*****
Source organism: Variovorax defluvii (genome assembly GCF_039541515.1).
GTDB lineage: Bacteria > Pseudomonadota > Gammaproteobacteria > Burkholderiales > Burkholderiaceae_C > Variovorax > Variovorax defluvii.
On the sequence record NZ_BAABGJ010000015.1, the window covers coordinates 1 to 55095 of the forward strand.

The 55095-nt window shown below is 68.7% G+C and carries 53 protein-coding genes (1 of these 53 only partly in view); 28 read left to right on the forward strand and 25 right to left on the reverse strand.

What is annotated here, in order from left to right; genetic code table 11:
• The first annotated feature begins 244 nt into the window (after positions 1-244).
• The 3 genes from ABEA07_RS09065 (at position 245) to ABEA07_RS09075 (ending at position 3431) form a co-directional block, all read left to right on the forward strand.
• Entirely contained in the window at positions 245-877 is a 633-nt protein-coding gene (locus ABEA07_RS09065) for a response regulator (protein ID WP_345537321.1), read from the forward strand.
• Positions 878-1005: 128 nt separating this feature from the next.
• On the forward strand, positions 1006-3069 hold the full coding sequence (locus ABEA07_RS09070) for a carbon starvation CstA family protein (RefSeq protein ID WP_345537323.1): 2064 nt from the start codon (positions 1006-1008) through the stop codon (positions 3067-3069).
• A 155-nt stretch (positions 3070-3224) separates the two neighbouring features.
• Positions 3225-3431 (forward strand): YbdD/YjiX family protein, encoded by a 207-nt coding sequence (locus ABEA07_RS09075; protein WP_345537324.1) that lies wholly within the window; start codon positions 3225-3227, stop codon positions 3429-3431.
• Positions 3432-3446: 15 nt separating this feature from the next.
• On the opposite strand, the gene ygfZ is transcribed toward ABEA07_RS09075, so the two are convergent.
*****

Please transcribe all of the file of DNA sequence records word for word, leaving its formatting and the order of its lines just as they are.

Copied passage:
Source organism: Variovorax defluvii (genome assembly GCF_039541515.1).
GTDB lineage: Bacteria > Pseudomonadota > Gammaproteobacteria > Burkholderiales > Burkholderiaceae_C > Variovorax > Variovorax defluvii.
On the sequence record NZ_BAABGJ010000015.1, the window covers coordinates 1 to 55095 of the forward strand.

The 55095-nt window shown below is 68.7% G+C and carries 53 protein-coding genes (1 of these 53 only partly in view); 28 read left to right on the forward strand and 25 right to left on the reverse strand.

What is annotated here, in order from left to right; genetic code table 11:
• The first annotated feature begins 244 nt into the window (after positions 1-244).
• The 3 genes from ABEA07_RS09065 (at position 245) to ABEA07_RS09075 (ending at position 3431) form a co-directional block, all read left to right on the forward strand.
• Entirely contained in the window at positions 245-877 is a 633-nt protein-coding gene (locus ABEA07_RS09065) for a response regulator (protein ID WP_345537321.1), read from the forward strand.
• Positions 878-1005: 128 nt separating this feature from the next.
• On the forward strand, positions 1006-3069 hold the full coding sequence (locus ABEA07_RS09070) for a carbon starvation CstA family protein (RefSeq protein ID WP_345537323.1): 2064 nt from the start codon (positions 1006-1008) through the stop codon (positions 3067-3069).
• A 155-nt stretch (positions 3070-3224) separates the two neighbouring features.
• Positions 3225-3431 (forward strand): YbdD/YjiX family protein, encoded by a 207-nt coding sequence (locus ABEA07_RS09075; protein WP_345537324.1) that lies wholly within the window; start codon positions 3225-3227, stop codon positions 3429-3431.
• Positions 3432-3446: 15 nt separating this feature from the next.
• On the opposite strand, the gene ygfZ is transcribed toward ABEA07_RS09075, so the two are convergent.